- Generally, the control valve size is smaller than the corresponding line size. This change in diameter should be clearly indicated in the P&ID with reducer and expander.
- Block valves should be provided upstream and downstream of the control valves in case of shutdown and maintenance.
- A drain valve is normally provided between the control valve and upstream block valve. If the control valve is of ‘Fail Open’ type, this drain valve is sufficient to drain the piping segment. If the control valve is of ‘Fail Close’ or ‘Fail in Position’ type, then additional drain valve is required between the control valve and downstream block valve as shown in the sample drawing.
- Normally, either a bypass or a handwheel is provided for control valves which are under continuous service. If two or more control valves are installed in parallel, bypass or handwheel is not required.
- The choice between providing either a bypass or a handwheel for the control valve is made based on the size of the control valve. For control valves bigger than a certain size, provision of handwheel is preferred. For control valves smaller than certain size, provision of bypass with block valves is preferred. For control valves on certain critical services, a spare control valve may be installed on the bypass of main control valve. This limiting control valve size between handwheel and bypass is specific for a project and may vary from one project to another.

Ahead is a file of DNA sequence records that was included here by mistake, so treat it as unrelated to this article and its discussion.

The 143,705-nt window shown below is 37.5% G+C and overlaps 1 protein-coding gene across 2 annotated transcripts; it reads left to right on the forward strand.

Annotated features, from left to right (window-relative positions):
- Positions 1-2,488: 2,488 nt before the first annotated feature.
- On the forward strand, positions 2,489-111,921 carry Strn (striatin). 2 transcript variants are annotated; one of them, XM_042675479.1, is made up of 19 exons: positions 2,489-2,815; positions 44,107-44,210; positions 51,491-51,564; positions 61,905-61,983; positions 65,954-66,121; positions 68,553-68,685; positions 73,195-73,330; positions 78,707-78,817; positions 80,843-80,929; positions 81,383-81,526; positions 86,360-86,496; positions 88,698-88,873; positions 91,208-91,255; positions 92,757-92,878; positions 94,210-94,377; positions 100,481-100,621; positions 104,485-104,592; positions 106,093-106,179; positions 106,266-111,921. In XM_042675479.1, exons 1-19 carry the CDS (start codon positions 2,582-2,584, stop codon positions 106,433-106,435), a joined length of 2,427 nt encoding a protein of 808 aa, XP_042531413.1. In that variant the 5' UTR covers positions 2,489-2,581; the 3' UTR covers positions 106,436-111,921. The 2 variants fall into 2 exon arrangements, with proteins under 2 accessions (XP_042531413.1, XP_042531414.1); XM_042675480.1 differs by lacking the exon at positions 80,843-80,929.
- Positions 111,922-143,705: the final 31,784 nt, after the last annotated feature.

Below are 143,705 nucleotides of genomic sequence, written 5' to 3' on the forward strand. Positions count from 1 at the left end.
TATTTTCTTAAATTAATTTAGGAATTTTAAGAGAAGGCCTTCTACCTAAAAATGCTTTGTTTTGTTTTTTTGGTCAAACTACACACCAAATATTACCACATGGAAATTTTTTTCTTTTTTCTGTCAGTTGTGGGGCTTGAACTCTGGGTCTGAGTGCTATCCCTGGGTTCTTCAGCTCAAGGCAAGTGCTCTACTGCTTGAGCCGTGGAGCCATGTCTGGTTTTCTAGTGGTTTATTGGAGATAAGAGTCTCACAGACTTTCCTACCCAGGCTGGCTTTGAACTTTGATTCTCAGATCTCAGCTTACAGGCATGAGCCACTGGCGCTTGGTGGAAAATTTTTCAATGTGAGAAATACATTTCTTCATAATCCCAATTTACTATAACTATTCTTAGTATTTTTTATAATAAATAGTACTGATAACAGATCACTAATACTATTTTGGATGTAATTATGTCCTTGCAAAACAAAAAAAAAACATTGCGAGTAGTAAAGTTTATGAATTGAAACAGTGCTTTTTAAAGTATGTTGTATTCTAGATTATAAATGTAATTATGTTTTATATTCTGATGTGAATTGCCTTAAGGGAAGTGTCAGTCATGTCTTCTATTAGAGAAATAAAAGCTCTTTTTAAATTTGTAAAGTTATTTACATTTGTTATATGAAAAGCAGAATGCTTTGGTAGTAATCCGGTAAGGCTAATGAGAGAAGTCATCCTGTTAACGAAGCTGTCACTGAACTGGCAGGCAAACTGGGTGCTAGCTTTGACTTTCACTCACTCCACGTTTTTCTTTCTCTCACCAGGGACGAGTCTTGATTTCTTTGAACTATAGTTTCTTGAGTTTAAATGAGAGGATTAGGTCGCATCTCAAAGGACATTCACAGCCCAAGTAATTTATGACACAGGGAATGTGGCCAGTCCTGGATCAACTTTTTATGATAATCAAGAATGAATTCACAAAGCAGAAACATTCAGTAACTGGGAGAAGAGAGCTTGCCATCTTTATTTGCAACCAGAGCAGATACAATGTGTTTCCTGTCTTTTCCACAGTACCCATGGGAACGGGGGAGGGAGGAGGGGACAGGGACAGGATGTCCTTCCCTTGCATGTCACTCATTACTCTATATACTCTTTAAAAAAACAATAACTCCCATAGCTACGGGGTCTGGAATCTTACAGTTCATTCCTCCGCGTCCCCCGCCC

- If the control valve is equipped with a handwheel, then only the drain between control valve and upstream block valve is sufficient for draining by opening the control valve using handwheel.
- Normally globe valve is selected as the bypass valve on the control valve as it allows better control with opening.
- Additional details such as failure position, tightness class, # rating etc. are also indicated on the P&ID for control valves, as per the project standards.
Author - Mircea Tomescu